Nowadays, the machinery of celebrity is designed to frustrate anything beyond a surface interest. As an editor and as a writer, if I come against this, I prefer to walk away rather than participate.
Q. How did you get interviews with such intensely private writers like Philip Roth and Don DeLillo?
A. Partially by being a pest. You don’t want to underestimate the the effectiveness of persistence. Ninety percent of life is showing up. The other 10 percent, where journalism is concerned, is being a pest. Not a repellant one, but your job is to put this interview on the top of their dance card.
Q. You became the editor of the New Yorker right at the time the Internet was beginning to explode? How is the New Yorker addressing the new technology?
A. The Internet sped things up and made other media more transparent. Overall, the challenge is a good one. Where the New Yorker is concerned, I think it would be foolish to look at the Internet, see what advantages it brings and undermine what the New Yorker does well, which has to do with depth and humor, and pieces that can take months to write. I think there is a place for the Internet at the New Yorker as an integral part of what the New Yorker does. You’ll see the Internet’s relationship with the New Yorker develop profoundly in the coming year.
Q. As a former newspaper man, how do you view the problems facing daily newspapers, from the cutting of reporting staff to the shrinking number of editorial pages?
It’s a very complicated situation. Newspapers are facing an existential crisis and they are battling for their very existence and place in the world. It is a difficult time. As somebody who thinks newspapers rae a crucial part of the democratic republic, I hope they figure it out.
I think that newspapers can only succeed if they say, “We are an institution that promotes excellent reporting, deep reporting and we will try to do it quickly and will try to have websites that are part and parcel of who we are and what we do.” Newspapers are going to have to have websites that are as good as their newspapers or even better.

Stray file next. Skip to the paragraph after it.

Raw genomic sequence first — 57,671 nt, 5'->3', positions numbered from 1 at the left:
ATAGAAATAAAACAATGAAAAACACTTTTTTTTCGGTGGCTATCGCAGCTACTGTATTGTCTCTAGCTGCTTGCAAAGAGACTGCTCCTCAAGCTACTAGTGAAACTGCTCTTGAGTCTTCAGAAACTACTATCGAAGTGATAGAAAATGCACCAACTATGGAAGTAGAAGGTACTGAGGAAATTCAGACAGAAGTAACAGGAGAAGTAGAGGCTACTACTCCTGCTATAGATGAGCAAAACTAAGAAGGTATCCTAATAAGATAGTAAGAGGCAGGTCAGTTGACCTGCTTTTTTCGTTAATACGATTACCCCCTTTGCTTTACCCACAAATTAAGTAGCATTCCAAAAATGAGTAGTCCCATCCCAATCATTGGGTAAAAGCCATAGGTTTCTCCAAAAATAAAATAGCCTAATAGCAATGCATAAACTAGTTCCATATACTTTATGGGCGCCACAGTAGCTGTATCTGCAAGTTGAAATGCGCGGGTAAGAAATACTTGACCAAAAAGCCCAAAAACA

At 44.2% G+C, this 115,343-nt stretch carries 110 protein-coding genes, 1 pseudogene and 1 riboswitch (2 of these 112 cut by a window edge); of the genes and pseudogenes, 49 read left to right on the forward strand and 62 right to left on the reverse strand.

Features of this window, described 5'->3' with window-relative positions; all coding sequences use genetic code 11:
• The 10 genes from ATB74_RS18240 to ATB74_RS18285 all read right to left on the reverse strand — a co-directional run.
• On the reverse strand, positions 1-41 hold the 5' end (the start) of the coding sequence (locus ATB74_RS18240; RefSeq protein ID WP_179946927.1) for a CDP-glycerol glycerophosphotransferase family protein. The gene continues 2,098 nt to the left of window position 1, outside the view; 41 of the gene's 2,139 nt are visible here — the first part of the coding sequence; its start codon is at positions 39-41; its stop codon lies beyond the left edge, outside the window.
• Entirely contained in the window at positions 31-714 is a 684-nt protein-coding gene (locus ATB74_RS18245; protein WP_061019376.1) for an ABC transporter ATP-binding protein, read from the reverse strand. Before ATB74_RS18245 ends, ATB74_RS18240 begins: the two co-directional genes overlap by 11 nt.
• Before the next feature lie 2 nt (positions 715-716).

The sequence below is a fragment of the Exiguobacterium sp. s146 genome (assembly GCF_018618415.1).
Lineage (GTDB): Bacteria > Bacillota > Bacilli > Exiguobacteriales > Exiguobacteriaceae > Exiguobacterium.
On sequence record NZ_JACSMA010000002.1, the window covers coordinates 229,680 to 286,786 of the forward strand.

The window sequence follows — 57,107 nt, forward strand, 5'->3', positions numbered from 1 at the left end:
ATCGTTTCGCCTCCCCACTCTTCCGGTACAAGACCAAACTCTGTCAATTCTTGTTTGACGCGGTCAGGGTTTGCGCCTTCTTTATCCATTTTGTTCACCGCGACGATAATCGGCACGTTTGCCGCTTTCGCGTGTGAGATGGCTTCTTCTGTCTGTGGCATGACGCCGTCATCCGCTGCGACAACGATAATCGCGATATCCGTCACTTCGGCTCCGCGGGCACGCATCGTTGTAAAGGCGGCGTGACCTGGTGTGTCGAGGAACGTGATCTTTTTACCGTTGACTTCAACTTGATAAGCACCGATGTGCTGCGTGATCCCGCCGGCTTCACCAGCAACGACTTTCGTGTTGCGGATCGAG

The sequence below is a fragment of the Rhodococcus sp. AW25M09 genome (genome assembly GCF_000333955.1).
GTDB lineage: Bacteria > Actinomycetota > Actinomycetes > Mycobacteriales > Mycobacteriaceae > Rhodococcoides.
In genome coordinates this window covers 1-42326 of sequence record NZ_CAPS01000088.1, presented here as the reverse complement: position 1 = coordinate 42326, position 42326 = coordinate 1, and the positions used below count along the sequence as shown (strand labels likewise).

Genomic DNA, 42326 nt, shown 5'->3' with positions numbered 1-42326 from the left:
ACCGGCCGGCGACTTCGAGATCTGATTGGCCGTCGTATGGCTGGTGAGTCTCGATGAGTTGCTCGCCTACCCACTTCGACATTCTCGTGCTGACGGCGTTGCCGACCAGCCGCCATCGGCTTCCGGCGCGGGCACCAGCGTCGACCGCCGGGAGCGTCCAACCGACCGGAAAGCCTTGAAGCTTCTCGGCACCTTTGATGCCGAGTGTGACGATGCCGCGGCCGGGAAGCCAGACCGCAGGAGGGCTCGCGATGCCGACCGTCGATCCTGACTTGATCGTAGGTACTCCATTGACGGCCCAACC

Q. As a close observer or the Israeli-Palestinian conflict, do you think that Hamas sweeping the Palestinian elections will bring more hope for peace or an unstable, dangerous situation in the region?
A. I am not Jimmy the Greek. I don’t make predictions. It’s now been 40 years of the post-1967 occupation of the West Bank and Gaza. The big questions are do the Palestinians have a coherent politics, does that politics include a two-state solution and not pressing for more? That’s what the Israelis want to know. What the Palestinians want to know is if the Israelis are serious about providing a Palestinian state that is a true, contiguous state and not a collection of (South Africa-like) Bantustans. Answer? The arrival of Islamic fundamentalism in the picture is not positive. The ascent of Hamas is going to make things much more difficult in the long term.
Q. How do you see the relationship between the [Bush] White House and national media?
A. The New Yorker doesn’t have a White House correspondent, but I will say that the flow of information is more restricted than it ever has been. The sense of hostility, the sense of “us and them” from the White House has not been this profound since the Nixon era.
(This interview ran in the Newark Star-Ledger in May 2006)